The impact of improved classroom acoustics on autistic students

Processing sensory input differently, autistic students often find the noise of classrooms overwhelming. In particular, these students have consistently been found to have significant deficits in processing of speech in noise, impacting their capacity to follow instructions in noisy classrooms. Two studies conducted in special education classrooms indicated that improved acoustics could significantly improve attention and reduce response times in autistic children.

This project aims to compare the educational outcomes of autistic students with those of age- gender- and classroom-matched typically developing students when they are taught in:

(a) A classroom without an SFA

(b) A classroom with an SFA

The educational outcomes that will be the focus of the study include:

(a) Student listening and comprehension of verbal instruction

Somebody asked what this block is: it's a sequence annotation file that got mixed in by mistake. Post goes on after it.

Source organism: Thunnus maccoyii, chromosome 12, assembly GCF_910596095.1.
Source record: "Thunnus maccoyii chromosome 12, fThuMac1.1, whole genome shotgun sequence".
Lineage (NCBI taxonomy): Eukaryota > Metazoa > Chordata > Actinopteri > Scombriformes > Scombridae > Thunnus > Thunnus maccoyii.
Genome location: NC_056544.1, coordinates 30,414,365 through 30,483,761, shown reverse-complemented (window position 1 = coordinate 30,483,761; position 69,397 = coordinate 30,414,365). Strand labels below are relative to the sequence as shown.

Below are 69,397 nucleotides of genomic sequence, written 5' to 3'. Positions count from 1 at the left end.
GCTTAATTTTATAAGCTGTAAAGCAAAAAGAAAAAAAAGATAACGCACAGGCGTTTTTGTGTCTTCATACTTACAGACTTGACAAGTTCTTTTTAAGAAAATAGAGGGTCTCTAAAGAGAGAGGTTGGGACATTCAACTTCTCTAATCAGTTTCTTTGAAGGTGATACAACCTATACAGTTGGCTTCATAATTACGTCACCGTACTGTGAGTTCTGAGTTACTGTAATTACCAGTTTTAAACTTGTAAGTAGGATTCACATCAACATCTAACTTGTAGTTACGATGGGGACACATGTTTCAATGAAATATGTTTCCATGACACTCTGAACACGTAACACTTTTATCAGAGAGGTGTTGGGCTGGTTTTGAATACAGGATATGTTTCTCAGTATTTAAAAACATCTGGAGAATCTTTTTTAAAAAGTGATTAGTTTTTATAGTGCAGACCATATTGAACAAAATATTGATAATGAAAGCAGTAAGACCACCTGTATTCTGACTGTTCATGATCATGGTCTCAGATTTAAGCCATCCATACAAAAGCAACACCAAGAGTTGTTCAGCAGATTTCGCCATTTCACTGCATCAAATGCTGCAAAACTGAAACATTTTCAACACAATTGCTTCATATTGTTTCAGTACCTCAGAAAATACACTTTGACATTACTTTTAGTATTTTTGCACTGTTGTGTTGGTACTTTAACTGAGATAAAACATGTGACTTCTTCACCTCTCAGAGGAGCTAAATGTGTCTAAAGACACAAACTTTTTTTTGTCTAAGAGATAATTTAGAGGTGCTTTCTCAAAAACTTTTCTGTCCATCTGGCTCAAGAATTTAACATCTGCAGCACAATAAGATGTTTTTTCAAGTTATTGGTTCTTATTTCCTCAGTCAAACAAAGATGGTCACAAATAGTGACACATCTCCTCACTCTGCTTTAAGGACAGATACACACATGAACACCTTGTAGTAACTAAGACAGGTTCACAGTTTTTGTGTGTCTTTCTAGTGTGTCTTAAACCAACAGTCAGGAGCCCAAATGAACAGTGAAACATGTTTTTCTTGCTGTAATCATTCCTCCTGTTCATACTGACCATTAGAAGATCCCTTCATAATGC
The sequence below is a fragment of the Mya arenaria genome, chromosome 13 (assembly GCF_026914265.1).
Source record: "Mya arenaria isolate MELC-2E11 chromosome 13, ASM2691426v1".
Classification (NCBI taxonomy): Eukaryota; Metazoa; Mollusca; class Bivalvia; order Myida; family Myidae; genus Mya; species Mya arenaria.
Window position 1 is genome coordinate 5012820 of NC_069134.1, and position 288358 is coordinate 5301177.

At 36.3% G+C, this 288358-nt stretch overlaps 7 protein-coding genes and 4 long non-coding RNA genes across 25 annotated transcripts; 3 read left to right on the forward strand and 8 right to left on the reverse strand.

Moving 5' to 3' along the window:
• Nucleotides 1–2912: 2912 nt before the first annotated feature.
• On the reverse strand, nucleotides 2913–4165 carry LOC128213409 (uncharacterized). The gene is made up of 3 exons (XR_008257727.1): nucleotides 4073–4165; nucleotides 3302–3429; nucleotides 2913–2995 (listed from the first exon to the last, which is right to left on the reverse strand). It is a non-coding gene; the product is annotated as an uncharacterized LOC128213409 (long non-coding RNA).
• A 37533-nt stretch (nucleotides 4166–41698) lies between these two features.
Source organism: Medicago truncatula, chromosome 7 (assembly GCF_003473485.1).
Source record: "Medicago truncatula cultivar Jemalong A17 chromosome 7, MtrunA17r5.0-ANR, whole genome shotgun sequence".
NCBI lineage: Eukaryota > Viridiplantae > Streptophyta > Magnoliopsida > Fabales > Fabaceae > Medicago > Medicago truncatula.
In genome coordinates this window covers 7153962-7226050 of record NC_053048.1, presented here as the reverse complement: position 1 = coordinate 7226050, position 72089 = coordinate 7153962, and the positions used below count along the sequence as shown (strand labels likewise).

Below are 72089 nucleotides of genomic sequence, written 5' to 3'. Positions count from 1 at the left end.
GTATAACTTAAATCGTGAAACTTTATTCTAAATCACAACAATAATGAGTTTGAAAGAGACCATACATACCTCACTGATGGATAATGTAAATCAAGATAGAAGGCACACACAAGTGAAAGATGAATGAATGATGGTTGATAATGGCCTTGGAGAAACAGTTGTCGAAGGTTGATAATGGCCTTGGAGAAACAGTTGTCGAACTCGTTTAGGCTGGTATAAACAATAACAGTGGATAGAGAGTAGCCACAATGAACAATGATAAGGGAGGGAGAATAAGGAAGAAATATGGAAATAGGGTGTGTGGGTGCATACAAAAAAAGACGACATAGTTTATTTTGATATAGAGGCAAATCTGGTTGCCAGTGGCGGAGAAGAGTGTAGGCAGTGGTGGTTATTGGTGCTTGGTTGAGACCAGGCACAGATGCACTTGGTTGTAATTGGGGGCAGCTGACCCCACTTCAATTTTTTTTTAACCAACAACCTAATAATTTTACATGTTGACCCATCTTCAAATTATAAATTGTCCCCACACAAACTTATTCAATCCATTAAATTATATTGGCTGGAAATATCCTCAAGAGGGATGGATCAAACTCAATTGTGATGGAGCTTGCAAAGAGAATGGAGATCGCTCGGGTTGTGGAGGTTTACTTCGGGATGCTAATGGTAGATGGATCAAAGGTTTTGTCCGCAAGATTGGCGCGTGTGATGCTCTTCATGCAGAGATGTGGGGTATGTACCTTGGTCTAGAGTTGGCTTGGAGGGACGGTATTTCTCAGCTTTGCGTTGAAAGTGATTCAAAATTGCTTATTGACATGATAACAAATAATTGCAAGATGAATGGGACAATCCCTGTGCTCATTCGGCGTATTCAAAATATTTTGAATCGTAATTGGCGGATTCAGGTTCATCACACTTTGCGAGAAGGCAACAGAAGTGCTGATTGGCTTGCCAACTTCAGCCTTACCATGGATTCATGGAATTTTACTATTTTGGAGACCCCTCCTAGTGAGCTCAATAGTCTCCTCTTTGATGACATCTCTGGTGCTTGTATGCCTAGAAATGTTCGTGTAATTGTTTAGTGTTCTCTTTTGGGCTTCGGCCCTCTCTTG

(b) Attention to task

(c) Compliance with directions

(d) Student report of ease of listening in the classroom

(e) Academic performance
Project Objectives
The project will aim to compare the educational outcomes of students with ASD with those of age- gender- and classroom-matched typically developing students when they are taught in: (a) a classroom without an SFA; (b) a classroom with an SFA. The educational outcomes that will be the focus of the study include: • Student listening and comprehension of verbal instruction • Attention to task • Compliance with directions • Student report of ease of listening in the classroom • Academic performance
Project Leader(s)
  • Wayne Wilson, University of Queensland
Research Program

School Years - Program 2